Peak District MTB diggers look on at the state of the lower section while on the way to maintain the upper section.

Professional maintenance work starting soon on Whinstone Lee Tor to Cutthroat Bridge bridleway

The bridleway from Whinstone Lee Tor to Cutthroat Bridge, near Ladybower, has been a major focus of Peak District MTB’s voluntary trail maintenance works in recent years. Now, following on from Peak District MTB volunteers’ well received maintenance work of 2016, the most difficult and boggy section near the bottom is about to receive a major renovation from the professionals.

Peak District MTB diggers working on the upper section of the bridleway.

In 2016 PDMTB undertook our largest maintenance project to date, improving the upper 940m of the trail. The work mainly involved adding drains and consolidating the line into one rideable / walkable line on a durable surface. This was done sympathetically and in keep with the character of a high moorland path; making it more fun to ride for MTBers, whilst meeting the requirements for other users and environmental sensitivities. See more about our previous work: http://peakdistrictmtb.org/project/bridleway-maintenance-2016-peak-district-mtb/

Ah, back in the good old days… the lower section was a mess even then

The lower section, running alongside the fence, before the loose rocks start after the corner, has been bad for as long as we can remember. With water crossing and running down the path and many boggy lines spreading over a wide area.

The lower section of the Cutthroat bridleway

Now, following many years planning, Moors for the Future, supported by Peak District National Park Authority and Derbyshire County Council, have long had aspirations to undertake work to repair this section of bridleway. Peak District MTB, along with other stakeholders, have been kept abreast of the ongoing progress for some-time, culminating in a very positive site meeting in November 2017. Having completed the onerous background work of financial, environmental and archaeological considerations, and consulted with the representatives from users group and other stakeholders, they are now now ready to begin their work on the ground.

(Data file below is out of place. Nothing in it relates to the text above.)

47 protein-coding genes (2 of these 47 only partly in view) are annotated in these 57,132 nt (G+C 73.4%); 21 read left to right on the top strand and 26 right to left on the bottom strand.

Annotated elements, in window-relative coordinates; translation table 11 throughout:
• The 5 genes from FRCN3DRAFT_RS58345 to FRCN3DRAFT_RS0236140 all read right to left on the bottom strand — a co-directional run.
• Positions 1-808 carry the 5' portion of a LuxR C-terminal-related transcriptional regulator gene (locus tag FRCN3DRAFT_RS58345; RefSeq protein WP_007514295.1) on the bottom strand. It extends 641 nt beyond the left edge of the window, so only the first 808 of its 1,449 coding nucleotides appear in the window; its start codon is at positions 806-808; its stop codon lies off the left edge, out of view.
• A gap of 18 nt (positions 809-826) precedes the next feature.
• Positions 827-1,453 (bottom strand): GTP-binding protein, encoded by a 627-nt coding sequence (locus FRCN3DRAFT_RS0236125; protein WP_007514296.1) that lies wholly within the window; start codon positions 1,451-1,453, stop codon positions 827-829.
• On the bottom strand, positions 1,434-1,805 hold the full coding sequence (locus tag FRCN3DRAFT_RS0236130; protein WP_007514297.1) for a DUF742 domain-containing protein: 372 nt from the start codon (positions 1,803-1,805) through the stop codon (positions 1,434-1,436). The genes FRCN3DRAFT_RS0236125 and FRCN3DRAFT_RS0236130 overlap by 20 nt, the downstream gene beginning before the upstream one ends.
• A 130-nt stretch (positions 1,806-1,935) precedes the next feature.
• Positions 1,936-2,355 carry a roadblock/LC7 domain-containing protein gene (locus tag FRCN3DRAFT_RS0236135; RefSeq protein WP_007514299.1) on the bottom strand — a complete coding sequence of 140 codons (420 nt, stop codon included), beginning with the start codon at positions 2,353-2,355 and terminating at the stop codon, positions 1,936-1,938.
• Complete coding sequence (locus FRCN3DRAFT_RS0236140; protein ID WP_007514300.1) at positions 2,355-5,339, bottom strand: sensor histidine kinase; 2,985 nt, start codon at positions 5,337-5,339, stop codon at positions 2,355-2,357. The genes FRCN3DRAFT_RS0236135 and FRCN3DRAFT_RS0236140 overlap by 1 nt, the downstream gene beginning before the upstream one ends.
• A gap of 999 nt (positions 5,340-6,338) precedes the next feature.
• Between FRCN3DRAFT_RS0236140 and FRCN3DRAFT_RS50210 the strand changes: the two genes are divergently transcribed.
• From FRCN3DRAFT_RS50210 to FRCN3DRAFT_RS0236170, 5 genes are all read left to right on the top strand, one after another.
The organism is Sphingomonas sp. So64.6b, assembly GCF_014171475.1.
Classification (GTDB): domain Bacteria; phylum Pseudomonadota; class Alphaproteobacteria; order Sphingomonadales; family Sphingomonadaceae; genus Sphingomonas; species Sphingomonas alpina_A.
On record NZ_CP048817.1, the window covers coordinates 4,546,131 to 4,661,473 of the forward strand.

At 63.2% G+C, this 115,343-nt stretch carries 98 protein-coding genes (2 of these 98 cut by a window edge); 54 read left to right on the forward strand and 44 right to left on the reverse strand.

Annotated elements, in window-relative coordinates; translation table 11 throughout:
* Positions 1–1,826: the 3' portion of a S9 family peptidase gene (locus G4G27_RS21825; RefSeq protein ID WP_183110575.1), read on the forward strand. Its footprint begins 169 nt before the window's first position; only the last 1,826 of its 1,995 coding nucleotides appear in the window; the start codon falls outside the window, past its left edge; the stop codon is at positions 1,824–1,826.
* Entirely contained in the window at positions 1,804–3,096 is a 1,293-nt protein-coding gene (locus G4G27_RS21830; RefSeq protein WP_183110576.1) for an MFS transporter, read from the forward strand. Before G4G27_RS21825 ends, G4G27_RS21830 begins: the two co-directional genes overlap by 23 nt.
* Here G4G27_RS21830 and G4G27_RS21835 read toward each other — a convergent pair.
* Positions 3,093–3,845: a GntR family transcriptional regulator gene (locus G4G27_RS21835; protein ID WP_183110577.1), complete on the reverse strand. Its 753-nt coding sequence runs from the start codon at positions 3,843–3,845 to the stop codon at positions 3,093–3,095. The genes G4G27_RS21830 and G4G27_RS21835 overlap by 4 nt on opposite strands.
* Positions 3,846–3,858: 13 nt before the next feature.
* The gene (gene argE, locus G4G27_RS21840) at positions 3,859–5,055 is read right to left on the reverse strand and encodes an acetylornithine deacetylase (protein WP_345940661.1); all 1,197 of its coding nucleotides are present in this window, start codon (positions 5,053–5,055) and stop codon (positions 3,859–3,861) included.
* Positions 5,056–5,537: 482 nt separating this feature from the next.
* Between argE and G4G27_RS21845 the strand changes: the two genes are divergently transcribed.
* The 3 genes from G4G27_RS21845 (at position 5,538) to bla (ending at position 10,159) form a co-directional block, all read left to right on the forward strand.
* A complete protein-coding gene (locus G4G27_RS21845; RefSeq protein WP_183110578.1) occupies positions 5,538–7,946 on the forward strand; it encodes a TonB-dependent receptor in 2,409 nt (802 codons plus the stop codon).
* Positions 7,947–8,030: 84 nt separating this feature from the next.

Starting at the end of January 2018 and lasting about 2 months, Moors for the Future, will have a specialist contractor using mechanical diggers to improve the drainage and durability of the bridleway, whilst also restoring the adjoining peat moorland habitat. The resurfaced bridleway will be approximately 1.2 – 2.1m in width with many drainage features, such as fords as water bars. It’s reported as many rocks and boulders as possible – sourced from the site – will be incorporated into the trail surface. The machinery will not have to use lower rocky section of the bridleway to access the site, but will have another access route, partly making use of shooting access tracks. You can read more about Moors for the Future’s plans here.

Location of works

View the location on a map: Open Street Map  / Bing OS Map 

As previous examples of the sort of outcome we can expect to see, the work of Moors for the Future and this specialist contractor goes back many years to the restoration of the Cut Gate bridleway, through to their recent work on the nearby Foulstone bridleway.

Previous work on the Foulstone bridleway

The right of way will remain open throughout the work, but the work will take some time to bed in, so should be in great shape for those warm, dry late spring/early summer evening rides. 

The Peak District MTB dig team hope to be holding more volunteer dig days from our members later in 2018 and will likely revisit the upper section of this bridleway before summer. If you’d like to join us and haven’t already, please email us to be on the trail maintenance mailing list.

22 January 2018

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